Healthy Volunteers
Color

Bibliographical note

Copyright 2013 The Association for Research in Vision and Ophthalmology, Inc. Creative Commons Attribution Non-Commercial No Derivatives License

Cite this

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title = "Macular pigment optical density in young adults of South Asian origin",
abstract = "Purpose: To assess the range of macular pigment optical density (MPOD) in a healthy group of young adults of South Asian origin; to investigate whether any dietary factors or personal characteristics were related to inter-subject variations in MPOD; and to compare the mean MPOD of the South Asian group with the mean MPOD of a white group. Methods: Heterochromatic flicker photometry was used to measure the MP levels of 169 healthy volunteers, of which 117 were Asian and 52 were white. In addition, the Asian participants completed a questionnaire pertaining to the various physical, ocular, lifestyle, dietary and environmental factors that may be associated with MPOD or age-related macular degeneration (AMD). Results: The mean MPOD of the Asian subjects was 0.43±0.14. The male participants had a higher mean MPOD than the females (0.47±0.13 vs 0.41±0.14, p<0.01). Possible associations also emerged between MPOD and form of refractive correction, and iris colour. No MPOD associations were found for the other variables examined in the questionnaire. The mean MPOD of the white subject group was 0.33±0.13, which was significantly lower than the Asian group (p<0.0005). Conclusions: This study adds to the currently limited information on MPOD in South Asians, and while a comparison between Asians and Whites was not the main focus here, highly significant differences between these two ethnicities were revealed. This provokes the possibility that South Asian individuals could have a lower risk for AMD, and it warrants further study.",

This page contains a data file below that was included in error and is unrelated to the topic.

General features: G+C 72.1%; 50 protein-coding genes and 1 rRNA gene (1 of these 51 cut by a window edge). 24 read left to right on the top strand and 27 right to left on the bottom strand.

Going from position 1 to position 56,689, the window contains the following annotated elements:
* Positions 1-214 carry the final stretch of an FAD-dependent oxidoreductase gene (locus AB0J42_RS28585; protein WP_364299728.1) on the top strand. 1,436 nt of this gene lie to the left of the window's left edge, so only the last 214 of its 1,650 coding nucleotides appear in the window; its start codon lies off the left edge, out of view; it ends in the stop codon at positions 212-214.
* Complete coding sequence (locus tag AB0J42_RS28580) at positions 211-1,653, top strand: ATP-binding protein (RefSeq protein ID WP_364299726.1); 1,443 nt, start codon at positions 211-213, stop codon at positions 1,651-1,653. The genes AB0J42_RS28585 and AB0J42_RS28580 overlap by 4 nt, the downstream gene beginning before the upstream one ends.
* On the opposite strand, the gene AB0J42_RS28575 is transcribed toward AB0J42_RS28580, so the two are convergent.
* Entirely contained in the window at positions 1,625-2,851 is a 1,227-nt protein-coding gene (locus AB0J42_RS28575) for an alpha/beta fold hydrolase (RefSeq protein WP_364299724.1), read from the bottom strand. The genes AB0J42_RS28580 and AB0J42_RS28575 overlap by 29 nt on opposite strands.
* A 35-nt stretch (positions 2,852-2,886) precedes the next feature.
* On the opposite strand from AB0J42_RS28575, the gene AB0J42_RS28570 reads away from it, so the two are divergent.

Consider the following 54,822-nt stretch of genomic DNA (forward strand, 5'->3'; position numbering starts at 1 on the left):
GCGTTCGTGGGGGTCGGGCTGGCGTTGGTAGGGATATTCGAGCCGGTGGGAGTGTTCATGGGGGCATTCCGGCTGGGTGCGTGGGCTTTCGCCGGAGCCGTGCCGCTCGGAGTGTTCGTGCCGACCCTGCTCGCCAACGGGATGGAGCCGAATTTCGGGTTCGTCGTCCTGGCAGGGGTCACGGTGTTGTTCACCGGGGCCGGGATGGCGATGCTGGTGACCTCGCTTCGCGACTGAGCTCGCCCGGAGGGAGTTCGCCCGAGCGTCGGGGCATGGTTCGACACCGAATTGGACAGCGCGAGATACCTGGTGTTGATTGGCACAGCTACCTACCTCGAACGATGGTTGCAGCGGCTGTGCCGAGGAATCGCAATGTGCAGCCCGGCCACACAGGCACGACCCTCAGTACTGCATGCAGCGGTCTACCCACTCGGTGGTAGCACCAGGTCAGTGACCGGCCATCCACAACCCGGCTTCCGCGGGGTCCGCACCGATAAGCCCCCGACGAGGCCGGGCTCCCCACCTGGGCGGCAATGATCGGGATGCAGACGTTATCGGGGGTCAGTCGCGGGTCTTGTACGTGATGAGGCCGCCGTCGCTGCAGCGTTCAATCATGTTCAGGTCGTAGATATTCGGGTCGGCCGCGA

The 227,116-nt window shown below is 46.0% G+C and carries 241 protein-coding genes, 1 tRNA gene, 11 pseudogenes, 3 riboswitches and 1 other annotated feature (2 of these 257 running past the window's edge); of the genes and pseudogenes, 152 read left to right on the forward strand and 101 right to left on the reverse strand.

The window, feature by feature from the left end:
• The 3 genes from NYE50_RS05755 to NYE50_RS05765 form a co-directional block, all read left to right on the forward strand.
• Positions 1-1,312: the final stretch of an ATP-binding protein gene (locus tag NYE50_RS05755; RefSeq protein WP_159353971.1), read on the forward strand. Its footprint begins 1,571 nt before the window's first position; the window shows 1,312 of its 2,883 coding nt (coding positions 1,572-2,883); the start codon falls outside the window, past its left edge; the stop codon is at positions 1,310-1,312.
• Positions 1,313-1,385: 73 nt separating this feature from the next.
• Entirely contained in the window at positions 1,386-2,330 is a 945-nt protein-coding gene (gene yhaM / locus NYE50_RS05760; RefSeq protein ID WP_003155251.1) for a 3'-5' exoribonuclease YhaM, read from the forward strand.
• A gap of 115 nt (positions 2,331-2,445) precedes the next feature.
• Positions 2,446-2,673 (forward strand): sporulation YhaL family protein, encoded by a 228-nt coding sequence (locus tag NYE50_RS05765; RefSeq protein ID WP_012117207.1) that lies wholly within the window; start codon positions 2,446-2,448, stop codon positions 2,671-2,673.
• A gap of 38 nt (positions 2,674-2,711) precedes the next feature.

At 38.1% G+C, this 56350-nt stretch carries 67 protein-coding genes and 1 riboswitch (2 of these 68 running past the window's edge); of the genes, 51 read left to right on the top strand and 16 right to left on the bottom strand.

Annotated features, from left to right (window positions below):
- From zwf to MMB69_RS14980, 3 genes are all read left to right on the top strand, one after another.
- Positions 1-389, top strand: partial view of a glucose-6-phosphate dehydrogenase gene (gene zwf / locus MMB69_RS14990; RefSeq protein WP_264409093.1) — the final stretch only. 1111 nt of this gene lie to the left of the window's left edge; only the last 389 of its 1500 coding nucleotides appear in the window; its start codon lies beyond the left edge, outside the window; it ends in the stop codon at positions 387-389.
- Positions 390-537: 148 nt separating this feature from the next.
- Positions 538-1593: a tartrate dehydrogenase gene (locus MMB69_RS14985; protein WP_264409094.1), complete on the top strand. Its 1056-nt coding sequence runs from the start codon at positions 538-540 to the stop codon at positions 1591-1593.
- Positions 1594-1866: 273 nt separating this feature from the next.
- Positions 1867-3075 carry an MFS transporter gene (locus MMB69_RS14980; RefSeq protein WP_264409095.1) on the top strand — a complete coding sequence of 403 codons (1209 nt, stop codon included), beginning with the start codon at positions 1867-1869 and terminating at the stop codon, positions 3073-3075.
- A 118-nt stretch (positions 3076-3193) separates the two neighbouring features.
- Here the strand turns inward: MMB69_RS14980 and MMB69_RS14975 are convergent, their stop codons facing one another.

author = "Olivia Howells and Frank Eperjesi and Hannah Bartlett",